Chuck visits Serenbe, a 40,000 acre community about the size of Napa Valley in rural Georgia, and talks to Steve Nygren about the events that inspired him to turn some of his land into a sustainable development. (Video: Hibbotte)


Chuck: Well, here we are at a rather remarkable place with a rather remarkable fellow. The place is called Serenbe - Serenbe Community - which is about 32 miles southwest of Atlanta, Ga. And the remarkable fellow here is Steve Nygren and this is Steve's brainchild. Steve, welcome to Love of the Land, thanks for being with us.

Steve: Thank you. We enjoy having you here.

Chuck: Great. Well, just tell us, first of all, what is Serenbe and how did all of this come about?

Steve: Well, Serenbe is a lot of things. The name Serenbe was developed by my wife. And it is the cross between the words "serenity" and "be."

Chuck: And I think the way it all came about, if I'm correct, is that you and your wife found this place.... Was it about 90 acres to begin with?

Steve: It was 60 acres. And we found it on an afternoon drive in the country with our three small children, who at that time were three, five and seven. Without any intentions of buying anything, we were just having a nice afternoon. And after touring and seeing the beautiful nature, we bought the farm. We had seven years, raising the kids, doing the organic gardens, nice quiet life. And then one morning when we were jogging what along what was our property line, the bulldozers were plowing the forest next to us, and we thought it was houses coming. But even though that immediate threat was not there, we realized that we were in the path of development, being so close to Atlanta and so much available land. And so that began investigating what we could do. And we started meeting with other large landowners that had potential developable land and talking about what we could do to really develop this land in a different way. And that was the creation of the Chattahoochee Hill Country.

Chuck: Right. Now, at present, I think Serenbe Community encompasses about 900 acres?

Steve: We're just at a thousand now.

Chuck: A thousand acres. But, when you look at the outlying community of the Chattahoochee Hill Country, we're looking at how much?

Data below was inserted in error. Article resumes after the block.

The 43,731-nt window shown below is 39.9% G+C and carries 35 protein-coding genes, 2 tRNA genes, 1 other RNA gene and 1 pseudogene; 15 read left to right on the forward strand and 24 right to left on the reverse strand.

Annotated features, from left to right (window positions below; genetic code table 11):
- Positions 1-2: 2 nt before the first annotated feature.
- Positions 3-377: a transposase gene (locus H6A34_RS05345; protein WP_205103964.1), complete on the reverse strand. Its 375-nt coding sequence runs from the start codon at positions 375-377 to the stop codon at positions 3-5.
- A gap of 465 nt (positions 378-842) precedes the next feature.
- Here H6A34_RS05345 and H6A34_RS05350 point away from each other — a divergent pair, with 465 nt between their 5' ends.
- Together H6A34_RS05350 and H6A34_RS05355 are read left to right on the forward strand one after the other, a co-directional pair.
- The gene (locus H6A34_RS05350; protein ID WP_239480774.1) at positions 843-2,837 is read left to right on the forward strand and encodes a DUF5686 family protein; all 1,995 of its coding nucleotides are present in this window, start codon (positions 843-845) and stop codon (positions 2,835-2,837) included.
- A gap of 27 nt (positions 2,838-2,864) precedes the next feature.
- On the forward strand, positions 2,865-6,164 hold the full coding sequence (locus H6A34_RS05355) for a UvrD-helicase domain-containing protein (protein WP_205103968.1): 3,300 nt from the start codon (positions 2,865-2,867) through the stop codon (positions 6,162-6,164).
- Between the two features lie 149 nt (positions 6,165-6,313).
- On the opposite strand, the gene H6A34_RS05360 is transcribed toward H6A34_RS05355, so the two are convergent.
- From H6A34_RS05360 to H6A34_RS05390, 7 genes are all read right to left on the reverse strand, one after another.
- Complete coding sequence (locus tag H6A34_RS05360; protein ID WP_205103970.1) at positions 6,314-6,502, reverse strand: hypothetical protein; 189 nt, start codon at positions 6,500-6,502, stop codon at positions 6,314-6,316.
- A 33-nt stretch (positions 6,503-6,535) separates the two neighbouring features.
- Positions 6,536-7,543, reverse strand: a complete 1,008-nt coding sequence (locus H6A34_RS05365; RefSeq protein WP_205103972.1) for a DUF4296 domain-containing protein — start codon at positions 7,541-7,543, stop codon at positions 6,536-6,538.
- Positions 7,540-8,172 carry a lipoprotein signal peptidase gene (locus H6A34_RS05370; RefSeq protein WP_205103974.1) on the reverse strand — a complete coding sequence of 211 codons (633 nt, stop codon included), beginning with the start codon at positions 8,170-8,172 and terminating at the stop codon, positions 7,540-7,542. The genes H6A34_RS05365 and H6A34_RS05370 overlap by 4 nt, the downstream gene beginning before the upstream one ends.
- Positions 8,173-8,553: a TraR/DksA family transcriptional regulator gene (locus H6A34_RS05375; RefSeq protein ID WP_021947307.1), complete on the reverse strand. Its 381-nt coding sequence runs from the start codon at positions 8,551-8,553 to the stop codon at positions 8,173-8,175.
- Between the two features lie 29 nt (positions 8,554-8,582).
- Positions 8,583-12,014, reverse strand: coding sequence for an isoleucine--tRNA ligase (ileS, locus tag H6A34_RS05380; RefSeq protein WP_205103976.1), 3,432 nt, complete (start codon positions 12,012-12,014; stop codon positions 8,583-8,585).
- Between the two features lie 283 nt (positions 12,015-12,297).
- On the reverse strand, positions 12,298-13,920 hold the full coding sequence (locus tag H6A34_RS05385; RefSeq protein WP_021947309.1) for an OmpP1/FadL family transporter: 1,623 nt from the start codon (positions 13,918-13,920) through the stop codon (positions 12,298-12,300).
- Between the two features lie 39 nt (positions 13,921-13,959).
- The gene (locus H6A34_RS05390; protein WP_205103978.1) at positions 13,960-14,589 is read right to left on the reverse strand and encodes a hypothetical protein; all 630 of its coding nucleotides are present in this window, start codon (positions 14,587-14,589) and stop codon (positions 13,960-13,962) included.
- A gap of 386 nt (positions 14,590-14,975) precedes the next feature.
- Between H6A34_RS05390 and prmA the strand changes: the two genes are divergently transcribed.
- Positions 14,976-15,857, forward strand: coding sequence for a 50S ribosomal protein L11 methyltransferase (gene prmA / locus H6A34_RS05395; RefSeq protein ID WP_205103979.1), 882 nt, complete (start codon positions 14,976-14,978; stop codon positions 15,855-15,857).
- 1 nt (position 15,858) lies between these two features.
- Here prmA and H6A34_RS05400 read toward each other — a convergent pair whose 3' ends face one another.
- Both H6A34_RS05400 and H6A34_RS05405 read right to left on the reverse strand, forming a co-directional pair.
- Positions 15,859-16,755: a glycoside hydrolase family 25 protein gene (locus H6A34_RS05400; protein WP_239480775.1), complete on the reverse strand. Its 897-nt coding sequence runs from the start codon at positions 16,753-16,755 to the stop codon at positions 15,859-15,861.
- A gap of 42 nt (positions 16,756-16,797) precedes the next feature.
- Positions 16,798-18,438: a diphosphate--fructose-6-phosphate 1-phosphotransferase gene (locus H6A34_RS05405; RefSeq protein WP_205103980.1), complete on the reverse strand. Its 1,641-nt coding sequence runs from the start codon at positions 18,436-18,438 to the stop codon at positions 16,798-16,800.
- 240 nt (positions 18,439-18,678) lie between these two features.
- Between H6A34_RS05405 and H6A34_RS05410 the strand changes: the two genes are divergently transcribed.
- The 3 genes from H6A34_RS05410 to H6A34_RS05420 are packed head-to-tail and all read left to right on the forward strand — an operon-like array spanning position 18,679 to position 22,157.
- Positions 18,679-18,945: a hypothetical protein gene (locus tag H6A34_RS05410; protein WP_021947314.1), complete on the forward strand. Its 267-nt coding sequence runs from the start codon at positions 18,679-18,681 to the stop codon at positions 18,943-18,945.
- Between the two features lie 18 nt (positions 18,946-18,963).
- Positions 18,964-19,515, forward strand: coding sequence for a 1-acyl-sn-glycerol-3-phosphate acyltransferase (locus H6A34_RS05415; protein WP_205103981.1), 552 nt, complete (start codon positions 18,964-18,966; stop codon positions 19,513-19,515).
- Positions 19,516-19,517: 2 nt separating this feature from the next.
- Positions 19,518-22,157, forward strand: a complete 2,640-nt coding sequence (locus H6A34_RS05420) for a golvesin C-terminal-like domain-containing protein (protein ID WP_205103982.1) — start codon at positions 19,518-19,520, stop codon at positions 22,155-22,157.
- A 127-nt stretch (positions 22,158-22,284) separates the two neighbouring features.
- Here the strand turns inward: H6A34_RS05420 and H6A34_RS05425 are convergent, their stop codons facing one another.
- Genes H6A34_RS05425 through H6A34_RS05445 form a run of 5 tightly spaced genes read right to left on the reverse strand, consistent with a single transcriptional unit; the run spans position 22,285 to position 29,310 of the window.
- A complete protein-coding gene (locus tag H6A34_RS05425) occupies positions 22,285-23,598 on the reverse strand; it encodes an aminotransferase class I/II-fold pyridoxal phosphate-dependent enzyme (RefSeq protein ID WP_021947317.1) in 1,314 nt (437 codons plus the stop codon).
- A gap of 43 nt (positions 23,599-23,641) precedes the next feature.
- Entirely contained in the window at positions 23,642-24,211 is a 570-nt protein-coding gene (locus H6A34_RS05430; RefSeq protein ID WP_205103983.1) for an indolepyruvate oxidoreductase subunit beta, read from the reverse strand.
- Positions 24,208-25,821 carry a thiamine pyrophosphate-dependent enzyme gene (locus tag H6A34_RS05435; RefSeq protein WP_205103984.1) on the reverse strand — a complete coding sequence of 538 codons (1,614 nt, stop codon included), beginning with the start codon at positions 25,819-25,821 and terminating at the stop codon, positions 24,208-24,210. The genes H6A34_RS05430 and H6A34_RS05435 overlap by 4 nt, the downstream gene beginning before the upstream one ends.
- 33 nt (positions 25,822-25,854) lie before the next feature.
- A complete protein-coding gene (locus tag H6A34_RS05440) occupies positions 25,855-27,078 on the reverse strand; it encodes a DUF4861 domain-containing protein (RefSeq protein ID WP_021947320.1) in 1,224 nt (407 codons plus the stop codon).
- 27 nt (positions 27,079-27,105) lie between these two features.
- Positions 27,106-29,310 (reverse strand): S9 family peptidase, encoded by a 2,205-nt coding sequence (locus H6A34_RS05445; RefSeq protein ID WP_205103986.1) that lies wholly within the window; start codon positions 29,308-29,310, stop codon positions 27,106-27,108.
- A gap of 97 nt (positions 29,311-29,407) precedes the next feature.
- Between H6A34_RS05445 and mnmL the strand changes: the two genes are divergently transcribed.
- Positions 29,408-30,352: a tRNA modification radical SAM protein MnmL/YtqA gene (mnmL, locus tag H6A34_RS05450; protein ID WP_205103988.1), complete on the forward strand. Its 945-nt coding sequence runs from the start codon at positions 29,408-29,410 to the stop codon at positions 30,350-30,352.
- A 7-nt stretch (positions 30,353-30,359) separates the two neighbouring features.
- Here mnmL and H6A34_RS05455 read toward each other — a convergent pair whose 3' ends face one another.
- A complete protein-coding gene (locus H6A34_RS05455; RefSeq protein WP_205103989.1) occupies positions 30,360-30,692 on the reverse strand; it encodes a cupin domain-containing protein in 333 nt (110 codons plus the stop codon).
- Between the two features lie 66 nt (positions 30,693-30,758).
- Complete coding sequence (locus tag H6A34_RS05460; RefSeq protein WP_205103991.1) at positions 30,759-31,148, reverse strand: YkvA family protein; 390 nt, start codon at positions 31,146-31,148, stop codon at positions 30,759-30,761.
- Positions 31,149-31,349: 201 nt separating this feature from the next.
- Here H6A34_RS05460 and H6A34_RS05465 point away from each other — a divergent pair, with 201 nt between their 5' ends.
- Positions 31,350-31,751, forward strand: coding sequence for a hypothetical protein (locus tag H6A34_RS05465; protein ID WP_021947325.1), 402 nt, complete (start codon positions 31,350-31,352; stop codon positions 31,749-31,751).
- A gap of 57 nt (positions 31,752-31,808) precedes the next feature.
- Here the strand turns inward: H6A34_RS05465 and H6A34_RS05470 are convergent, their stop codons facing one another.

Steve: We have actually changed the land use and zoning for 40,000 acres. And now we are recognized as working with the green space and trail program for 65,000 acres. Now to give you an idea, that's half the size of the inside of the perimeter in Atlanta or Napa Valley is 45,000 acres. So this is a lot of area on the edge of Atlanta - still totally green agriculture, forest, horse farms.

Garnie: So Serenbe, at the end of the day, will be a thousand homes. We'll build those thousand homes on 300 acres, with 700 acres of permanently protected green space. In those thousand homes, right now we have approximately a hundred homes built between Selborne, our first neighborhood, and Grange, our second neighborhood that is under construction. Between those hundred homes we have about 150-160 people living here. Seventy per cent of those people are full-time residents that are here every day and 30 per cent are second home or what we call part-time residents. So what makes our second home residents a little different than some areas is that they are here every weekend.

So, we have people that that live in Atlanta, just forty minutes away that come out here on the weekend because it is close enough to come every weekend. But when you're here, you feel like you are worlds away.


In the Green Room: Building a sustainable community
Chuck visits a unique community with an organic farm, three restaurants, thousands of acres of green space and EarthCraft homes.